Wednesday, June 09, 2010


While looking amidst my ever-aging record collection for long-ignored favorites I pulled this forgotten classic outta the pile and voila, my actions immediately transported me into strange musical vistas that I don't think I've traversed in quite some time. Yes, I must admit that even though I still swear allegiance to and honor the glory of Fowley as laid down on his Norton Records collection of rare and offbeat single sides, I have been ignoring his "proper" releases to the point where I even had ANIMAL GOD OF THE STREETS pulled out and ready to play only to pass it up once again just like I always seem to do whenever an MC5 album catches my eye. And yeah, I know that the entire subject of Mr. Fowley is one to get even the most faithful BLOG TO COMM reader all frothy and foaming at the mouth with blasphemous utterances of "lecherous carpetbagger", "phonus balonus no-talent" and other epithets of that nature so akin to the meek and gentle amongst us but hey, have I ever been the one to shy away from controversy or hold my tongue in the face of a raging tide of anti-BTC sentiment? Have I? HAVE I??? You bet I have!!!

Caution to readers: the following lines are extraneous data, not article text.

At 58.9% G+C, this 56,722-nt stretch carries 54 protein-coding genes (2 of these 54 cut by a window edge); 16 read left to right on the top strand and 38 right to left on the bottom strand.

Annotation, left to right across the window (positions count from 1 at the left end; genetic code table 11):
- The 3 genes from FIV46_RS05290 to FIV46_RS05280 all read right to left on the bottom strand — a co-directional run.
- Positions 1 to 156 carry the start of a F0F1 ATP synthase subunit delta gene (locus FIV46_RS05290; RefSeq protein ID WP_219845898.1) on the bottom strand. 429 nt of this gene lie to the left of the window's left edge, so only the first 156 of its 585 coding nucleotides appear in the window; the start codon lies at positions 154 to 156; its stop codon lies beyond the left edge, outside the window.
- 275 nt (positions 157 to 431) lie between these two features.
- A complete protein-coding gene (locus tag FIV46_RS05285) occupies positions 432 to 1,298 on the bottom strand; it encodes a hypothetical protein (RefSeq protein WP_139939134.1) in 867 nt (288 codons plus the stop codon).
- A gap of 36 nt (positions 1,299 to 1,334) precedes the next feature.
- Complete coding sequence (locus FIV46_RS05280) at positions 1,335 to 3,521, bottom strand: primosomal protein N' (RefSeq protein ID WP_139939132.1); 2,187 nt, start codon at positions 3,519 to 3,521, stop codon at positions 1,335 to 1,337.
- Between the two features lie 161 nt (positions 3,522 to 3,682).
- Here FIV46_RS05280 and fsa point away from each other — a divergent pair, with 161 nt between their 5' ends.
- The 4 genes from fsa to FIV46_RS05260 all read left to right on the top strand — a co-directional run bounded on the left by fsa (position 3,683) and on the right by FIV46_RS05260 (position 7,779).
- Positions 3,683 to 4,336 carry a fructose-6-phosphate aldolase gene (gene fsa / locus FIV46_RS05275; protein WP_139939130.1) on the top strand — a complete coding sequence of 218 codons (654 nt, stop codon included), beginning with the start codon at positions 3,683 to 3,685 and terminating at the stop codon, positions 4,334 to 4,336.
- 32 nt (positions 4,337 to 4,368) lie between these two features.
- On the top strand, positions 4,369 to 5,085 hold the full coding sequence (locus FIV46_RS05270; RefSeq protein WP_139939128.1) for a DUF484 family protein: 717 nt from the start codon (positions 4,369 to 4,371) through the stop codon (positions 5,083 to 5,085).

But not this time, because THE DAY THE EARTH STOOD STILL is whatcha's call a true underground rock masterpiece, another winner from a guy who was always there on the sidelines developing and nurturing budding talent but never really in the spotlight himself. Recorded while The Master was holidaying in Sweden (probably on the lookout for those loose women over there I've always heard about), THE DAY THE EARTH STOOD STILL ranks amidst Fowley's best, a record that only proves to all of us that the man was (and probably still is) capable of taking whatever move and groove there is on the scene at the time and twisto/changeo-ing it in his own seedy image. Throughout the years Fowley has been in on the teen pop, garage, surf, glam and punk games and although his takes on such seemingly disparate styles have never really made any true inroads with the record buying populace they have captured a certain fun, enjoyable aura that's part teenage exploitation, part serious observation and part obvious put on. That always made for a strange magic in the man's work in which, even when he is attempting new terrain in rock that go all over the boards aesthetics-wise, his special imprint remains, an imprint of quality that tells ya this ain't just another cheap commercial ploy, it's a FOWLEY commercial ploy!